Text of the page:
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Research Article | Open Access
Direct Synthesis of MnO2 Nanorods on Carbon Cloth as Flexible Supercapacitor Electrode
MnO2 nanorod/carbon cloth (MnO2/CC) composites were prepared through in situ redox deposition as freestanding electrodes for flexible supercapacitors. The CC substrates possessing porous and interconnecting structures enable the uniform decoration of MnO2 nanorods on each fiber, thus forming conformal coaxial micro/nanocomposites. Three-dimensional CC can provide considerable specific surface area for high mass loading of MnO2, and the direct deposition process without using polymeric binders enables reliable electrical connection of MnO2 with CC. The effect of MnO2 decoration on the electrochemical performances was further investigated, indicating that the electrode prepared with 40 min deposition time shows high specific capacitance (220 F/g at a scan rate of 5 mV/s) and good cycling property (90% of the initial specific capacitance was maintained after 2500 cycles) in 1 M Na2SO4 aqueous solution. This enhanced electrochemical performance is ascribed to the synergistic effect of good conductivity of carbon substrates as well as outstanding pseudocapacitance of MnO2 nanorods. The obtained MnO2/CC compositing electrode with the advantages of low cost and easy fabrication is promising in applications of flexible supercapacitors.
Manganese oxide, as one of the most promising electrode materials for supercapacitors, has attracted significant attention with its excellent electrochemical properties such as high theoretical pseudocapacitance (~1370 F/g), low cost, and environmental friendliness [1, 2]. However, in practice such high theoretical capacitance has never been reached which is mainly caused by its inherent poor electrical conductivity and dense morphology of the oxide [3, 4]. Particularly, when the mass loading of MnO2 on the electrode is high (which is essential for obtaining high energy density), densely packed MnO2 enormously reduce the available surface area participating in the electrochemical process and increase the difficulty for electrolyte penetrating into the bulk MnO2 and thus raise the contact resistance of the electrode [5–7]. All these phenomena remarkably limit kinetics of charge transfer reaction and finally hinder the improvement of specific capacitance. Therefore, a reasonable-structured MnO2 coating with good electrical connection becomes essential in designing high-performance electrodes for MnO2-based supercapacitors [8, 9].
To handle these issues, one powerful and straightforward approach is to transfer bulk MnO2 to nanoscale structures, that is, nanometer-thick thin films, nanosheets, nanorods, and nanotubes [10, 11], and also grow nano-MnO2 onto highly conductive cores [12–14]. The nanostructured MnO2 possessing large surface area could significantly enhance the efficiency in utilizing the electrode material, while the conductive backbone on which MnO2 dispersed can provide electrical pathway through the backbone to MnO2 to accomplish the charge storage reaction.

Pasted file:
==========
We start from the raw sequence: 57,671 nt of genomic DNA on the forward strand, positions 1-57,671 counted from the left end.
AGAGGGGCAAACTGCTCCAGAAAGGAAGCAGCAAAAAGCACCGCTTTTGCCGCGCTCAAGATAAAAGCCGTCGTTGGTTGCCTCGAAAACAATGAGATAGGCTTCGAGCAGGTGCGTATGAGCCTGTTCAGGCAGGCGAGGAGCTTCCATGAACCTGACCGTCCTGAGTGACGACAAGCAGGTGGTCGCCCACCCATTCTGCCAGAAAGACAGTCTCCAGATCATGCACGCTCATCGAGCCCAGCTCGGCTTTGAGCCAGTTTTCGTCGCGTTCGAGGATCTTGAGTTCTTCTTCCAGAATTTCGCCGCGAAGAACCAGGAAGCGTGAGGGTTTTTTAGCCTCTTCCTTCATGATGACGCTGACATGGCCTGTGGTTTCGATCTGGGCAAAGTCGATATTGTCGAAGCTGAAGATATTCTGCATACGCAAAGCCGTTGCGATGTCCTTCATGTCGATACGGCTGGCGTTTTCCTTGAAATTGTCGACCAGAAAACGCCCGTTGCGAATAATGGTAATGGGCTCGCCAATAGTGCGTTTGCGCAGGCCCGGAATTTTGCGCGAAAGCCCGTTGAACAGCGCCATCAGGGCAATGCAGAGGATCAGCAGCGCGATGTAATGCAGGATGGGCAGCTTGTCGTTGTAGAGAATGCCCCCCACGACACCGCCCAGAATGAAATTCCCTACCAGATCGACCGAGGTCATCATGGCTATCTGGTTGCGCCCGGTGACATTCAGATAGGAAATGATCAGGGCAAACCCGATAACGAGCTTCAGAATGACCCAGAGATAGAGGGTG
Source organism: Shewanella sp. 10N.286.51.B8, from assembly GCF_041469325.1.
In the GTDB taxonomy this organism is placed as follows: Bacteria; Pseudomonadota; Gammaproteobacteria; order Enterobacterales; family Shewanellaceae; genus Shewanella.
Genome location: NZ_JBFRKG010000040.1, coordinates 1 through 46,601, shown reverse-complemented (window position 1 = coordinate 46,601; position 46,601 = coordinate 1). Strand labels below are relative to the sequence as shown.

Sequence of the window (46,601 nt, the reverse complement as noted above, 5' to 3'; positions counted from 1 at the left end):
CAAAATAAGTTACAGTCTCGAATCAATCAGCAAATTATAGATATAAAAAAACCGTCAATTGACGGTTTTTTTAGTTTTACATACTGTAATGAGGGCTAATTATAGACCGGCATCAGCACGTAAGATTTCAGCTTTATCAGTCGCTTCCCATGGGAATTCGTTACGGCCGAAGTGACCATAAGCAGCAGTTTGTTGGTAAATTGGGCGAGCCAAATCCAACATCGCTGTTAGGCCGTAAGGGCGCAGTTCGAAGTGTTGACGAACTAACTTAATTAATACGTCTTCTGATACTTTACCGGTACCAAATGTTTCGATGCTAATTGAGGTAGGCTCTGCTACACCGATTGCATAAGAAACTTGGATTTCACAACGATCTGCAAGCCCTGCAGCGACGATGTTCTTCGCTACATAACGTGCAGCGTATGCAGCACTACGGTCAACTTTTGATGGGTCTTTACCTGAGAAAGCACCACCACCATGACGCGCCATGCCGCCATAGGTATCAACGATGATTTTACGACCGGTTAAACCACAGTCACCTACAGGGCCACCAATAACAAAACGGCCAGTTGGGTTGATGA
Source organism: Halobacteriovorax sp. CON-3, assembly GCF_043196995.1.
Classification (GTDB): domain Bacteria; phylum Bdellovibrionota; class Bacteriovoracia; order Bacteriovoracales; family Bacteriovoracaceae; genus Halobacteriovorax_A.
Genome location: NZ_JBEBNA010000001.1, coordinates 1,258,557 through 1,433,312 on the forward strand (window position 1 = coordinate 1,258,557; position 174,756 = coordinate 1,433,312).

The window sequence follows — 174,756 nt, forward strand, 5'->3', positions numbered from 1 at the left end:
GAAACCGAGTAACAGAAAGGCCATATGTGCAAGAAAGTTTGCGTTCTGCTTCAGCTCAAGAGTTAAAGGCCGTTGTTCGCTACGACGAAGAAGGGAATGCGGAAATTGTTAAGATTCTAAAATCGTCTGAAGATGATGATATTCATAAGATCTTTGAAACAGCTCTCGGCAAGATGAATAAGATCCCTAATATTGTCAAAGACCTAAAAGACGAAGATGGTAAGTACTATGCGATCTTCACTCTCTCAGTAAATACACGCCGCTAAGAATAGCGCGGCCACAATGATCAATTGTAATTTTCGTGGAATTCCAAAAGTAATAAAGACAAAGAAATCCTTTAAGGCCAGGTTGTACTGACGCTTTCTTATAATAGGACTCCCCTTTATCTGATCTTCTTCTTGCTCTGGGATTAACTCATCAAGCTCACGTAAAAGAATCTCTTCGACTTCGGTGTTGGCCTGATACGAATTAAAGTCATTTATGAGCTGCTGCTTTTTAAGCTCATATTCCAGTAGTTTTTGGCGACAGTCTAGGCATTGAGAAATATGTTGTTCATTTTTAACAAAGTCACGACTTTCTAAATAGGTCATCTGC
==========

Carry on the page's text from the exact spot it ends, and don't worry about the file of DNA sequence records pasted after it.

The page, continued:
Various conductive substrates could be supporting backbones for MnO2, including the carbon-based materials [15, 16] and various high-conductivity metal oxides [17, 18]. Among them, carbon cloths (CCs) are considered as promising conductive substrates due to their reasonable cost, excellent chemical stability, and 3D porous network texture. The 3D porous architecture not only allows high mass loading of MnO2 but also facilitates the diffusion of active species and transport of electrons, leading to good electrochemical performance [7, 19]. Additionally, the flexible nature of carbon cloths is advantageous for the fabrication of flexible supercapacitors from the design and packaging perspectives. In fact, in many subjects of functional materials research the utilization of 3D conductive backbones clearly indicates nano-MnO2 shell grown on micron-size conductive carbon fibers can be an effective solution for constructing outstanding supercapacitors [12, 20].
In this work, we reported the binder-free integration of large-area MnO2 nanorods on CCs through a simple electrodeposition method. The one-step synthesized MnO2/CC electrodes with the advantages of low cost and being easily scalable exhibit considerable electrochemical properties with high specific capacitance and good cycling property, indicating their broad applications in flexible energy storage device.
CC with hydrophilic surfaces was purchased from CeTech Co. Ltd (W0S 1002, Taiwan, China). All chemicals were of analytical grade. Acetone (AR, ), ethanol (AR, ), MnSO4·H2O (AR, ), and Na2SO4 (AR, ) were purchased from Sinopharm Chemical Reagent Co. Ltd (SCR, Shanghai, China) and used as received without any further purification. Deionized (DI) water (18.2 MU cm) from Milli Q was used throughout the entire experiment, and all aqueous solutions were prepared with ultrapure water.
2.2. Synthesis of MnO2 on Carbon Cloth